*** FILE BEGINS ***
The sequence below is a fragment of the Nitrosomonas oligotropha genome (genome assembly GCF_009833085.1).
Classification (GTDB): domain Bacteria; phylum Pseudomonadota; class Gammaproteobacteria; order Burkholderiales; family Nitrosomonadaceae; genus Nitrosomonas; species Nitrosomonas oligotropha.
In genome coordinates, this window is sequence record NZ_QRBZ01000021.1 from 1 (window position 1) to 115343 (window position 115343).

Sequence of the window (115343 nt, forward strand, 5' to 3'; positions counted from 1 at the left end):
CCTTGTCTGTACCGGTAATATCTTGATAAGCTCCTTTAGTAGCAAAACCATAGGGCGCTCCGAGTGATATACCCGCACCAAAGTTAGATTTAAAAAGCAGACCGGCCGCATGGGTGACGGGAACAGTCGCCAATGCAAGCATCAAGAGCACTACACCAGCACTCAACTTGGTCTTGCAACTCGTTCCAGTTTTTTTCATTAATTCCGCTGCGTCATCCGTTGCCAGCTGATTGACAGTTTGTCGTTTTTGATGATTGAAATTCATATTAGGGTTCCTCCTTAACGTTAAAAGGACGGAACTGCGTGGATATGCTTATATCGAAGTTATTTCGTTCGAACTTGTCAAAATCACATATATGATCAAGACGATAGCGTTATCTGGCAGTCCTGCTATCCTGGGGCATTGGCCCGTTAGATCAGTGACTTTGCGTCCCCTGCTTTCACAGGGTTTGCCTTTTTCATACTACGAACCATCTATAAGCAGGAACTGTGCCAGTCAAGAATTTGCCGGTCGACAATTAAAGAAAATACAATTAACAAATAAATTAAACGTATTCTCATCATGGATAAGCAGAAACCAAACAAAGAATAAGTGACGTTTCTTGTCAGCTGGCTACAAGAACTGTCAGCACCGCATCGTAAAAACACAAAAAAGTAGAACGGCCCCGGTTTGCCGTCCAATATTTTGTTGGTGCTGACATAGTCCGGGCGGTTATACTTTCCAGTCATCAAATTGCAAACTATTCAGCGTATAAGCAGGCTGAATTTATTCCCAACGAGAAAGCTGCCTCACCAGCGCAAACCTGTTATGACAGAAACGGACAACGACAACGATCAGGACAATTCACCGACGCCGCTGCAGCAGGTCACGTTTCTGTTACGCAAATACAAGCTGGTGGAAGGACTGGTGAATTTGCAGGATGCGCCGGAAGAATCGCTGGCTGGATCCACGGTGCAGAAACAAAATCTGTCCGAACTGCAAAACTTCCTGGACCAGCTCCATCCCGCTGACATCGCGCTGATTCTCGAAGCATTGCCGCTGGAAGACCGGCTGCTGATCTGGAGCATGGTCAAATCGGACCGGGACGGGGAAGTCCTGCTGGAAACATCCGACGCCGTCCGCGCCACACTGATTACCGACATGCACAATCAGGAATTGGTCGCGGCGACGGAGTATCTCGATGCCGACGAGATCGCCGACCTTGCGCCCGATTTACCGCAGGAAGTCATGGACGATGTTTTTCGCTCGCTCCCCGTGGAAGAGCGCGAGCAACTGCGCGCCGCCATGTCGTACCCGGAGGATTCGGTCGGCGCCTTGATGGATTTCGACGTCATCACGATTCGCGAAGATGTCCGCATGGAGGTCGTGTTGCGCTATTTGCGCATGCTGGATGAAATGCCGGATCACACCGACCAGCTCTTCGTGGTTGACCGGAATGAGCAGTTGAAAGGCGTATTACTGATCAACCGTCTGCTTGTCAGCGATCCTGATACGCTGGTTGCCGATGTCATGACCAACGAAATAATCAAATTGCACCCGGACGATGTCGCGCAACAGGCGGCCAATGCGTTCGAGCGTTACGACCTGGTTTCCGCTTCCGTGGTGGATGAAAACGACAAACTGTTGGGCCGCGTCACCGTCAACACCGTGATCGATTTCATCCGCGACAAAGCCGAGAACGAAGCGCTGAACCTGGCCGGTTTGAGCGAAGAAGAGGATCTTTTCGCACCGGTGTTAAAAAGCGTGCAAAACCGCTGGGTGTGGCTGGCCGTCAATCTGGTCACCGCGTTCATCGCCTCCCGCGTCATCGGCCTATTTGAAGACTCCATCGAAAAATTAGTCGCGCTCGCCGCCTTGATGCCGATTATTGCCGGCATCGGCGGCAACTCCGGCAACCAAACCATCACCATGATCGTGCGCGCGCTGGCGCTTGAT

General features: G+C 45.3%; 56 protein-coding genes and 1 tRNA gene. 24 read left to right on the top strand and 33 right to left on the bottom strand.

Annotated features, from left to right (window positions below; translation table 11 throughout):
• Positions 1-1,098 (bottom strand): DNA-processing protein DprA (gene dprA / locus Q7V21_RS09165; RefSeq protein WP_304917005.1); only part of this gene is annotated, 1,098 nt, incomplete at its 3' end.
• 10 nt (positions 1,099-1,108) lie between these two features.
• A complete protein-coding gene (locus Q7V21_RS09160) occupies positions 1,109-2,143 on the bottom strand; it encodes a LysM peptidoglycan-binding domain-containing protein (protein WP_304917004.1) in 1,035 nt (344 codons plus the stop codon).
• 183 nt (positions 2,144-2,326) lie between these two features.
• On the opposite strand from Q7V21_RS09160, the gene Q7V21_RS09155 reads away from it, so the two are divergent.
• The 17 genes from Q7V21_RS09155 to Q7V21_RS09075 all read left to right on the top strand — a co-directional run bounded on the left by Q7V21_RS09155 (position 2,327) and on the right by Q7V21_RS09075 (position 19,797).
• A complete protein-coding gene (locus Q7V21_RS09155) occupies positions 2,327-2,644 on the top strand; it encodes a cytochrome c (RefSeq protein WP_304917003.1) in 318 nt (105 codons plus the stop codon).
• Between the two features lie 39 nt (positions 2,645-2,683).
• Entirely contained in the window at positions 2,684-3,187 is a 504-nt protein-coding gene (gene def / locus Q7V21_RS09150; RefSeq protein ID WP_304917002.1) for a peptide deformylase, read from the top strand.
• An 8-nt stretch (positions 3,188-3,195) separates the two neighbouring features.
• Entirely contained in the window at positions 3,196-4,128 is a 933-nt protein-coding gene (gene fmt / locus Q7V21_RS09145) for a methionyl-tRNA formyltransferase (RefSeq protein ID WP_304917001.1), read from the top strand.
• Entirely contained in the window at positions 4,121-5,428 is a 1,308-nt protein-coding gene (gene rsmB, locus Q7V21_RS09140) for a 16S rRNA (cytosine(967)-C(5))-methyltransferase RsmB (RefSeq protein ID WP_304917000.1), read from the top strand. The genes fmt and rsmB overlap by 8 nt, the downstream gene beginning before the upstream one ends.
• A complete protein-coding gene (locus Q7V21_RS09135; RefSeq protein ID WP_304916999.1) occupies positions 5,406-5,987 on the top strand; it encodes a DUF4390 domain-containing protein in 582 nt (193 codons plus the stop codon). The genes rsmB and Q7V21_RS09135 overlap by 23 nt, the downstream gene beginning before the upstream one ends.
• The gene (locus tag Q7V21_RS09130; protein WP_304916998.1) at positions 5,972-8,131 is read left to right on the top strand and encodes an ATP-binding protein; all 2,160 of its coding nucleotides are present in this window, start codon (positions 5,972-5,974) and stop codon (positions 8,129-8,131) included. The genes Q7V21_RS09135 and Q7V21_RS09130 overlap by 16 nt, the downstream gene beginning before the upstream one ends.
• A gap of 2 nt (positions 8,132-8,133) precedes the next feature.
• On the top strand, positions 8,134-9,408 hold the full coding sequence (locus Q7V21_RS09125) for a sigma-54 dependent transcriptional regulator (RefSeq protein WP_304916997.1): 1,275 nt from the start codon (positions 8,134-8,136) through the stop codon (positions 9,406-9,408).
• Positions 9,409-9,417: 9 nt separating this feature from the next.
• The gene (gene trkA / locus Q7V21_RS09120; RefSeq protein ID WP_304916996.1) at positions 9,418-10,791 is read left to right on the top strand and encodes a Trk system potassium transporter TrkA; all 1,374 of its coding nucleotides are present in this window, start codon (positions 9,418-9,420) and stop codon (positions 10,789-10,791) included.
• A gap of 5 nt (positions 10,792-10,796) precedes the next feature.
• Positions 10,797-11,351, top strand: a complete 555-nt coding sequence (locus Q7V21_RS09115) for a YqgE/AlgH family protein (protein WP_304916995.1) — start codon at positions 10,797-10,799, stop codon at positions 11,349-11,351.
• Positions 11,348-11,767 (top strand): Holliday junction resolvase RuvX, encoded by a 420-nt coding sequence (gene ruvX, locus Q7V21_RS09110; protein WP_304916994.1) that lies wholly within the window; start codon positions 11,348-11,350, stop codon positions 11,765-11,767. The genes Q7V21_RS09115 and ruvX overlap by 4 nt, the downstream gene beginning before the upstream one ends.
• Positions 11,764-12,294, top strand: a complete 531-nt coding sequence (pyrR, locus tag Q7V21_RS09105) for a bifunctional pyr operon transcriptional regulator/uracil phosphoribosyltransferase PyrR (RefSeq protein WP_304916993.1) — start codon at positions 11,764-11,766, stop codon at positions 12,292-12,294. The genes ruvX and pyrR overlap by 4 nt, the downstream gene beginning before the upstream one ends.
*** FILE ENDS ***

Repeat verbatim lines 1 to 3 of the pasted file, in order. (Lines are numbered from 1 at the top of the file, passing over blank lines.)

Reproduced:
The sequence below is a fragment of the Nitrosomonas oligotropha genome (genome assembly GCF_009833085.1).
Classification (GTDB): domain Bacteria; phylum Pseudomonadota; class Gammaproteobacteria; order Burkholderiales; family Nitrosomonadaceae; genus Nitrosomonas; species Nitrosomonas oligotropha.
In genome coordinates, this window is sequence record NZ_QRBZ01000021.1 from 1 (window position 1) to 115343 (window position 115343).